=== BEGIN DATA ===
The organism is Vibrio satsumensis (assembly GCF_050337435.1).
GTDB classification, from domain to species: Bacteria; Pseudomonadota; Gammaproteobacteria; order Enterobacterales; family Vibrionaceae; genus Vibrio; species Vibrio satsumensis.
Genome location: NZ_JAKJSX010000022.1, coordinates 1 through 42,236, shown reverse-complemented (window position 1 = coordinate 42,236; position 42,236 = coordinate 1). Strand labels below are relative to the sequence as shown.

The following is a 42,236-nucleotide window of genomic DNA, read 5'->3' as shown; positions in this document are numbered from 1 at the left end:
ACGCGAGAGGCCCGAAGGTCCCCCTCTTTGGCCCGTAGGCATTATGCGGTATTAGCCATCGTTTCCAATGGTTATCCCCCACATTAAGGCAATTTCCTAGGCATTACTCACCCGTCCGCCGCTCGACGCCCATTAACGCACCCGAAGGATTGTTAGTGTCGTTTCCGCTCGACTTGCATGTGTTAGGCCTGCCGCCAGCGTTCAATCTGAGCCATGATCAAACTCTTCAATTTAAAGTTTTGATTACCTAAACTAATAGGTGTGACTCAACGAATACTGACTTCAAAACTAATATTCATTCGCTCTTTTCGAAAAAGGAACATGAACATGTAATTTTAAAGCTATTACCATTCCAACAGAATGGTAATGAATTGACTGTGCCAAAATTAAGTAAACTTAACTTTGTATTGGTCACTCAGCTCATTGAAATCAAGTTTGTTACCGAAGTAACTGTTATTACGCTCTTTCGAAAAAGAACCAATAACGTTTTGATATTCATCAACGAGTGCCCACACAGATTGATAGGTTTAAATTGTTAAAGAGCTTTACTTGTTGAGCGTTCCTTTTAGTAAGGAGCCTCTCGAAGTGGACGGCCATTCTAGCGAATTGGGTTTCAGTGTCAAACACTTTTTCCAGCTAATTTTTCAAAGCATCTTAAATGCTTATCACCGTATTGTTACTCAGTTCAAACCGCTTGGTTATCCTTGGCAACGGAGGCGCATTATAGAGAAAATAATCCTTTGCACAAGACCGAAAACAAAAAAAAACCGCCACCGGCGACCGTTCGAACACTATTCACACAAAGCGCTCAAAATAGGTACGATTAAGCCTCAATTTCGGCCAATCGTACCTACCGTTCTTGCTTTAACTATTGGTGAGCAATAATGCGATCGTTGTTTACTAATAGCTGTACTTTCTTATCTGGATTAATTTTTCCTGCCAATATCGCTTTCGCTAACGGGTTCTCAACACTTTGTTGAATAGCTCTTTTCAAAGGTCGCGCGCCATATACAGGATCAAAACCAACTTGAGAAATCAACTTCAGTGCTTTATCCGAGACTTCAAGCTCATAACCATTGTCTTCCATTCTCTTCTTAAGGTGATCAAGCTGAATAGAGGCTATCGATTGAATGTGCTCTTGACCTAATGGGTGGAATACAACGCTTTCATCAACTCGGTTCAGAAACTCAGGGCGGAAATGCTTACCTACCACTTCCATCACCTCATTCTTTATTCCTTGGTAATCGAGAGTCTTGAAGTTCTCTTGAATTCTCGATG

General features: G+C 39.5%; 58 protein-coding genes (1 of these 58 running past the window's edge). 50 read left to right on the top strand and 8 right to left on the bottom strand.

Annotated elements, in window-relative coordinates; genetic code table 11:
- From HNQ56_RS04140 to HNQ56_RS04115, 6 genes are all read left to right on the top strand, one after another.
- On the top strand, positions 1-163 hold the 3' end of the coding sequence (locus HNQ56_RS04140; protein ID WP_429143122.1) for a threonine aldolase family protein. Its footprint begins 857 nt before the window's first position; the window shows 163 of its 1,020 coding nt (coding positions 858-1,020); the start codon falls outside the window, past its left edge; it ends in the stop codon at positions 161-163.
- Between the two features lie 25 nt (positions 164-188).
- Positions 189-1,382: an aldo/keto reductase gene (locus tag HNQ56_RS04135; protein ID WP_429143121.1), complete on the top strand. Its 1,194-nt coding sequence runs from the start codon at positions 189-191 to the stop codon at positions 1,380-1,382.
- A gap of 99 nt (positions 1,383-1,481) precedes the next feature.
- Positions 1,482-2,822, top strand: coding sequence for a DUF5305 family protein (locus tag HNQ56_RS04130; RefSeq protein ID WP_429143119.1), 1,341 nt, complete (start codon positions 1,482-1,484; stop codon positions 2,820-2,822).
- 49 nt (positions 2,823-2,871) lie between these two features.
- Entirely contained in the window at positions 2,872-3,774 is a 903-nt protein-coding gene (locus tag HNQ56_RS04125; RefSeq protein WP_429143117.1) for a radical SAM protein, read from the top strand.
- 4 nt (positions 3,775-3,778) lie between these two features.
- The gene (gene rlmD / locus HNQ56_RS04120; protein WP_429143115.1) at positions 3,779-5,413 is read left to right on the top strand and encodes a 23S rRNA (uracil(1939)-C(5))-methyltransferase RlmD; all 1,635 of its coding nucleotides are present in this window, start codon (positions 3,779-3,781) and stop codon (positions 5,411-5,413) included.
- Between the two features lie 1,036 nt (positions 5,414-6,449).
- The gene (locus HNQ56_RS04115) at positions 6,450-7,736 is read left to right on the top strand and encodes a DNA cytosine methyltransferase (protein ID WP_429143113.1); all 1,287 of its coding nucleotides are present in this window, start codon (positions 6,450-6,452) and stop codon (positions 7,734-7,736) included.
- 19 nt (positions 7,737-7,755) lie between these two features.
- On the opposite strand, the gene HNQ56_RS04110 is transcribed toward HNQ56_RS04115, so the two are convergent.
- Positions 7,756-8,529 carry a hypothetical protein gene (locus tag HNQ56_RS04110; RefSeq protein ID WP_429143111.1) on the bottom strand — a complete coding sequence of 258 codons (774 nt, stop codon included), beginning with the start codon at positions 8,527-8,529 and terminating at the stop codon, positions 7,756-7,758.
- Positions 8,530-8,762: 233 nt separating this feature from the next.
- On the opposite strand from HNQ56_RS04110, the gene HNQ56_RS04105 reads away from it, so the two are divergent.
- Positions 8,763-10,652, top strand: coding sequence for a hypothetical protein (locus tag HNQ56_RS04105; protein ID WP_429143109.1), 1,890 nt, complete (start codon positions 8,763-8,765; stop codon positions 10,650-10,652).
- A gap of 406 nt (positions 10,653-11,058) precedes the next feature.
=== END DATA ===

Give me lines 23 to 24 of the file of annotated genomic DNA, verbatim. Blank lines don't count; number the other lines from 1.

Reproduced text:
- Positions 8,530-8,762: 233 nt separating this feature from the next.
- On the opposite strand from HNQ56_RS04110, the gene HNQ56_RS04105 reads away from it, so the two are divergent.